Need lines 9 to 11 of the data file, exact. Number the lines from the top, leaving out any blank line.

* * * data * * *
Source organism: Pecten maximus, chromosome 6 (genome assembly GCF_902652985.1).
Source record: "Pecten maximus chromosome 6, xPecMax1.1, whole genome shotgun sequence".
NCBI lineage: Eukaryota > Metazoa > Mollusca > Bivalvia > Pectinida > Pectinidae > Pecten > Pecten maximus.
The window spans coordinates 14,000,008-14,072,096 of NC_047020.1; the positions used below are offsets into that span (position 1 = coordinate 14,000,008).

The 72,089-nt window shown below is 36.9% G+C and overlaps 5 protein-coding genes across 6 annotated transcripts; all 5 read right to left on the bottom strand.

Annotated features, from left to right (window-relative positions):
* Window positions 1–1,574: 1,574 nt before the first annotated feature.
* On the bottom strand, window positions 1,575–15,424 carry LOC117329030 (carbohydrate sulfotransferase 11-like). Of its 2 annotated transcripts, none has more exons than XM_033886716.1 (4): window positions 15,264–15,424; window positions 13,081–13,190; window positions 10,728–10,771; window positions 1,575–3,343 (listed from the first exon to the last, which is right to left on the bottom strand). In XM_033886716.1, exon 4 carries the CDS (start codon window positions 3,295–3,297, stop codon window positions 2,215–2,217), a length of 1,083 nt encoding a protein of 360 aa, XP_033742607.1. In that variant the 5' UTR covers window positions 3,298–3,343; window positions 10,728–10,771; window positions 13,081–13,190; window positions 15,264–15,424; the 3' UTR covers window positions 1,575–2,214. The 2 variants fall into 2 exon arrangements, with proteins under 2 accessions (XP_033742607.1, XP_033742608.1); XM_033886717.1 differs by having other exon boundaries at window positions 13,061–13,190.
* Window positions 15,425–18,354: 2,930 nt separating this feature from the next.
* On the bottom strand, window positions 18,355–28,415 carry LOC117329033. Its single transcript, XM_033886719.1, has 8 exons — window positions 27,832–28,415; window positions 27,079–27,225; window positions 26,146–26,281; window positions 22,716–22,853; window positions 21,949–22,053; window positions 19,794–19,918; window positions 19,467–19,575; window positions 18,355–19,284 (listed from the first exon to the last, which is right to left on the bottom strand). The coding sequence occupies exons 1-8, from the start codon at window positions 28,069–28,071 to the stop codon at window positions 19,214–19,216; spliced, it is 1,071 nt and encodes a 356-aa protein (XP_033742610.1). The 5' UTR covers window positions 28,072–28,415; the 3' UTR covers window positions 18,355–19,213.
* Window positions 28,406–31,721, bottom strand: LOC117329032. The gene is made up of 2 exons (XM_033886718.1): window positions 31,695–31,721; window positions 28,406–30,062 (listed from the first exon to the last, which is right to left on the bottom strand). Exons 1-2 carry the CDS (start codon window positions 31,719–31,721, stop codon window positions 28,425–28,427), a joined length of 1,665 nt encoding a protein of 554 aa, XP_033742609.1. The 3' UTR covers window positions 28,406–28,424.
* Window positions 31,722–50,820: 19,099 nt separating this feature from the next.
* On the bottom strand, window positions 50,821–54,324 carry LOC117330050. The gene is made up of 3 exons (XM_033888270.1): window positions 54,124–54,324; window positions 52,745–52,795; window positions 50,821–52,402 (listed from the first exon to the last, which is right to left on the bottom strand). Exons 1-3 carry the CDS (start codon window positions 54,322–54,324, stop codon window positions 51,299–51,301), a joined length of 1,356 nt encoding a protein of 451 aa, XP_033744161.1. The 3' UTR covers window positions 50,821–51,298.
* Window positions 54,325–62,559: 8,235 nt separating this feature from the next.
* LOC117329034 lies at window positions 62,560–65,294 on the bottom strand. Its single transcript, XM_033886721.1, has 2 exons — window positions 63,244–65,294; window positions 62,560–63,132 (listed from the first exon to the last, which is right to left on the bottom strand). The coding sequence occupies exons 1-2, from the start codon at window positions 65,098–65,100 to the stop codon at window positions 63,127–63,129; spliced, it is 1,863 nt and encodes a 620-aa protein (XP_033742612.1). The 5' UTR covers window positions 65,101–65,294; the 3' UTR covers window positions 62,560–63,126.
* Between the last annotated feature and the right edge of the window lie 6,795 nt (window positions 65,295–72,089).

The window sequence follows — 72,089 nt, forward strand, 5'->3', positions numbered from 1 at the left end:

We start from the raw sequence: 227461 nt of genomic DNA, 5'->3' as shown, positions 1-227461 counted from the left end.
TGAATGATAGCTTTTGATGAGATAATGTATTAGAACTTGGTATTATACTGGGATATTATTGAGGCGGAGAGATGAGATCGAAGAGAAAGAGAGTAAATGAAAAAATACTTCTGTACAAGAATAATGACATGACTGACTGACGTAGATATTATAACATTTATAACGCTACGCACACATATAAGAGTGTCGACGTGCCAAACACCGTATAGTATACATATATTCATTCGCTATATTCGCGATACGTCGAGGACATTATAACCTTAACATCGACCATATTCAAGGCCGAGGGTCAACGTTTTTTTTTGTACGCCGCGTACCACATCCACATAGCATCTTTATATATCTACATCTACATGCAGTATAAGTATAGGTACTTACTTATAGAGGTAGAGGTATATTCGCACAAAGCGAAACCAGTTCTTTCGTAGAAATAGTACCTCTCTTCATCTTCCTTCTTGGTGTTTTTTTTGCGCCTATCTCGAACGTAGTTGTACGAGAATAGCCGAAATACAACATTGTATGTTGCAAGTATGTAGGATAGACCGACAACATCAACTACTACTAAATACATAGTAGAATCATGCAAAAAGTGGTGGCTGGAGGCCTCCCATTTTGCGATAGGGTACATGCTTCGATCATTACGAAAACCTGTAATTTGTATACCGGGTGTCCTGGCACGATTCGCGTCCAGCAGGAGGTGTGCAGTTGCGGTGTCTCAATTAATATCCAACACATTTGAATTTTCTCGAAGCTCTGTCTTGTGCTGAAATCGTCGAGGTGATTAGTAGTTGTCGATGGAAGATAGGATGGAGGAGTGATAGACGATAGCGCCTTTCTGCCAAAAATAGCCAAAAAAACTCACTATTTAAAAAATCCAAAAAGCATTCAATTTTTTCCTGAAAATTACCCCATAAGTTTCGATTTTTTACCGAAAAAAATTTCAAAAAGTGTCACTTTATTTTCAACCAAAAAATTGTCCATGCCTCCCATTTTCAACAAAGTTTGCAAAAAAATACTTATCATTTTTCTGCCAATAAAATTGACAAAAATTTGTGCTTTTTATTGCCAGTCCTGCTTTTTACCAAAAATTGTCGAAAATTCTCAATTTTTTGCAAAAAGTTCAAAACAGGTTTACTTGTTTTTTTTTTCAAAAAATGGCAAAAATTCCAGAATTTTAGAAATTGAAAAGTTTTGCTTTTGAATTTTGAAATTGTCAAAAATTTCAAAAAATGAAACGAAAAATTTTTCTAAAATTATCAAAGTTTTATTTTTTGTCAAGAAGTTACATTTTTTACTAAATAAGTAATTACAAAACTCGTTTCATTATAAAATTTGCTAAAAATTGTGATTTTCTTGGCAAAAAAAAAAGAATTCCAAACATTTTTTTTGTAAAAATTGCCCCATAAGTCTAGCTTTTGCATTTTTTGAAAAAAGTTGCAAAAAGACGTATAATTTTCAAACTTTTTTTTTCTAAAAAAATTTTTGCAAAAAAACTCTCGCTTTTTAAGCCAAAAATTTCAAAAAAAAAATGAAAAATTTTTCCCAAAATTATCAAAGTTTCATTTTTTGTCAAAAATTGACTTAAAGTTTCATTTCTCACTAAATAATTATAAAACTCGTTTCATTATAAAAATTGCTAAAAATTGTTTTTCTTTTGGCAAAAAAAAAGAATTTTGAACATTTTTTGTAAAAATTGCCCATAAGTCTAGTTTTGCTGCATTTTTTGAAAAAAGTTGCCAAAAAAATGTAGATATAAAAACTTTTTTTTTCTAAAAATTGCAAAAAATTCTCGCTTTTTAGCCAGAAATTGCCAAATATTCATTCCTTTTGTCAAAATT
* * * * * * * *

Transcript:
* Window positions 15,425–18,354: 2,930 nt separating this feature from the next.
* On the bottom strand, window positions 18,355–28,415 carry LOC117329033. Its single transcript, XM_033886719.1, has 8 exons — window positions 27,832–28,415; window positions 27,079–27,225; window positions 26,146–26,281; window positions 22,716–22,853; window positions 21,949–22,053; window positions 19,794–19,918; window positions 19,467–19,575; window positions 18,355–19,284 (listed from the first exon to the last, which is right to left on the bottom strand). The coding sequence occupies exons 1-8, from the start codon at window positions 28,069–28,071 to the stop codon at window positions 19,214–19,216; spliced, it is 1,071 nt and encodes a 356-aa protein (XP_033742610.1). The 5' UTR covers window positions 28,072–28,415; the 3' UTR covers window positions 18,355–19,213.
* Window positions 28,406–31,721, bottom strand: LOC117329032. The gene is made up of 2 exons (XM_033886718.1): window positions 31,695–31,721; window positions 28,406–30,062 (listed from the first exon to the last, which is right to left on the bottom strand). Exons 1-2 carry the CDS (start codon window positions 31,719–31,721, stop codon window positions 28,425–28,427), a joined length of 1,665 nt encoding a protein of 554 aa, XP_033742609.1. The 3' UTR covers window positions 28,406–28,424.